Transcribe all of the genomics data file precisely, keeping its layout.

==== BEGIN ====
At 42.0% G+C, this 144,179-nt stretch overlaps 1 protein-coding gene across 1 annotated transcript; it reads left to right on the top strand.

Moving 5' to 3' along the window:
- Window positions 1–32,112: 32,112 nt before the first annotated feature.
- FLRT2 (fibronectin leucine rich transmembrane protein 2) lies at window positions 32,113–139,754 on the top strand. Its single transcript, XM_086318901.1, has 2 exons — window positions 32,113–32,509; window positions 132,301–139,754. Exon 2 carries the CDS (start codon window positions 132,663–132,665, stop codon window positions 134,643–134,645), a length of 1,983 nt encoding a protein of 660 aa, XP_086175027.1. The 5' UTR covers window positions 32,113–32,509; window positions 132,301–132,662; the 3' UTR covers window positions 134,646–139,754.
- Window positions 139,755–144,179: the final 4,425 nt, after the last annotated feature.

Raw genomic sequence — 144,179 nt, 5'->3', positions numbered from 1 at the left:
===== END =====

At 42.0% G+C, this 144,179-nt stretch overlaps 1 protein-coding gene across 1 annotated transcript; it reads left to right on the top strand.

Moving 5' to 3' along the window:
- Window positions 1–32,112: 32,112 nt before the first annotated feature.
- FLRT2 (fibronectin leucine rich transmembrane protein 2) lies at window positions 32,113–139,754 on the top strand. Its single transcript, XM_086318901.1, has 2 exons — window positions 32,113–32,509; window positions 132,301–139,754. Exon 2 carries the CDS (start codon window positions 132,663–132,665, stop codon window positions 134,643–134,645), a length of 1,983 nt encoding a protein of 660 aa, XP_086175027.1. The 5' UTR covers window positions 32,113–32,509; window positions 132,301–132,662; the 3' UTR covers window positions 134,646–139,754.
- Window positions 139,755–144,179: the final 4,425 nt, after the last annotated feature.

Raw genomic sequence — 144,179 nt, 5'->3', positions numbered from 1 at the left: